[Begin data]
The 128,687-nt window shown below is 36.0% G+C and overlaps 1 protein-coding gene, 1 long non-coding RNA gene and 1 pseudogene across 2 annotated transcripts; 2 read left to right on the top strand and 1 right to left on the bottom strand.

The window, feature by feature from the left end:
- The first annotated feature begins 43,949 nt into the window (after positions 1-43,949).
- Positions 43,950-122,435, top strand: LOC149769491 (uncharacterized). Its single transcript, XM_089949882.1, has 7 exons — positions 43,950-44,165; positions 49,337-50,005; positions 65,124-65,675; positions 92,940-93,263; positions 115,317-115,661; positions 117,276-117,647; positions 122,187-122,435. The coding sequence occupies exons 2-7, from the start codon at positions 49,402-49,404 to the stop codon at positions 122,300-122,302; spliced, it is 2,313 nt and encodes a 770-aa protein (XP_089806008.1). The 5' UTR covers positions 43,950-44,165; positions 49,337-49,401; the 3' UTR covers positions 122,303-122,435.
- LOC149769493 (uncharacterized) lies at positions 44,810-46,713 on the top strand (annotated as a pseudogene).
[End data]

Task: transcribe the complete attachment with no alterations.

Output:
The 128,687-nt window shown below is 36.0% G+C and overlaps 1 protein-coding gene, 1 long non-coding RNA gene and 1 pseudogene across 2 annotated transcripts; 2 read left to right on the top strand and 1 right to left on the bottom strand.

The window, feature by feature from the left end:
- The first annotated feature begins 43,949 nt into the window (after positions 1-43,949).
- Positions 43,950-122,435, top strand: LOC149769491 (uncharacterized). Its single transcript, XM_089949882.1, has 7 exons — positions 43,950-44,165; positions 49,337-50,005; positions 65,124-65,675; positions 92,940-93,263; positions 115,317-115,661; positions 117,276-117,647; positions 122,187-122,435. The coding sequence occupies exons 2-7, from the start codon at positions 49,402-49,404 to the stop codon at positions 122,300-122,302; spliced, it is 2,313 nt and encodes a 770-aa protein (XP_089806008.1). The 5' UTR covers positions 43,950-44,165; positions 49,337-49,401; the 3' UTR covers positions 122,303-122,435.
- LOC149769493 (uncharacterized) lies at positions 44,810-46,713 on the top strand (annotated as a pseudogene).